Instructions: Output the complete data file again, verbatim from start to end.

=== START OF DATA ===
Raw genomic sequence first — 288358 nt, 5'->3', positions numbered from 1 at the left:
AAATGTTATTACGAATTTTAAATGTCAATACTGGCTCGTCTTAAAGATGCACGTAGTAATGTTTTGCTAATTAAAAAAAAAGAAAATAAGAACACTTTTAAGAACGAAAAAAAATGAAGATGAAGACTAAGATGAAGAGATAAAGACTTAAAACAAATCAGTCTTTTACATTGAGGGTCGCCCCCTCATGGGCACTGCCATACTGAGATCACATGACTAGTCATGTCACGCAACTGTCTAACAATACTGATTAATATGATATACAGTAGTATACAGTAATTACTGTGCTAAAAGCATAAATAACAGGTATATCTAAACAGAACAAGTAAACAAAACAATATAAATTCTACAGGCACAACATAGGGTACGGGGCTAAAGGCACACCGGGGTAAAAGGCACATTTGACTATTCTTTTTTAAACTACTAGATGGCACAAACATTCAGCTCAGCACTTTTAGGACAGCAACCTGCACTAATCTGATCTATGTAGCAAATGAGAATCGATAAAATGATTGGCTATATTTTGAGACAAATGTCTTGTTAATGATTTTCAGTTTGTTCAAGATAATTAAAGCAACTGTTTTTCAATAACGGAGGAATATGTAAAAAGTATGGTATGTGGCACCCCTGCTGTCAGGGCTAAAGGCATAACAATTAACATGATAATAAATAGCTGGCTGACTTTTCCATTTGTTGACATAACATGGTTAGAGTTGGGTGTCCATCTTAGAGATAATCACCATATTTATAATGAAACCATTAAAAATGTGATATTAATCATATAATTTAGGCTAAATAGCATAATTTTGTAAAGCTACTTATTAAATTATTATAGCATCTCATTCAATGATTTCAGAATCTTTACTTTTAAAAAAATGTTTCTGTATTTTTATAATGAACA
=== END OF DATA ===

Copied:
Raw genomic sequence first — 288358 nt, 5'->3', positions numbered from 1 at the left:
AAATGTTATTACGAATTTTAAATGTCAATACTGGCTCGTCTTAAAGATGCACGTAGTAATGTTTTGCTAATTAAAAAAAAAGAAAATAAGAACACTTTTAAGAACGAAAAAAAATGAAGATGAAGACTAAGATGAAGAGATAAAGACTTAAAACAAATCAGTCTTTTACATTGAGGGTCGCCCCCTCATGGGCACTGCCATACTGAGATCACATGACTAGTCATGTCACGCAACTGTCTAACAATACTGATTAATATGATATACAGTAGTATACAGTAATTACTGTGCTAAAAGCATAAATAACAGGTATATCTAAACAGAACAAGTAAACAAAACAATATAAATTCTACAGGCACAACATAGGGTACGGGGCTAAAGGCACACCGGGGTAAAAGGCACATTTGACTATTCTTTTTTAAACTACTAGATGGCACAAACATTCAGCTCAGCACTTTTAGGACAGCAACCTGCACTAATCTGATCTATGTAGCAAATGAGAATCGATAAAATGATTGGCTATATTTTGAGACAAATGTCTTGTTAATGATTTTCAGTTTGTTCAAGATAATTAAAGCAACTGTTTTTCAATAACGGAGGAATATGTAAAAAGTATGGTATGTGGCACCCCTGCTGTCAGGGCTAAAGGCATAACAATTAACATGATAATAAATAGCTGGCTGACTTTTCCATTTGTTGACATAACATGGTTAGAGTTGGGTGTCCATCTTAGAGATAATCACCATATTTATAATGAAACCATTAAAAATGTGATATTAATCATATAATTTAGGCTAAATAGCATAATTTTGTAAAGCTACTTATTAAATTATTATAGCATCTCATTCAATGATTTCAGAATCTTTACTTTTAAAAAAATGTTTCTGTATTTTTATAATGAACA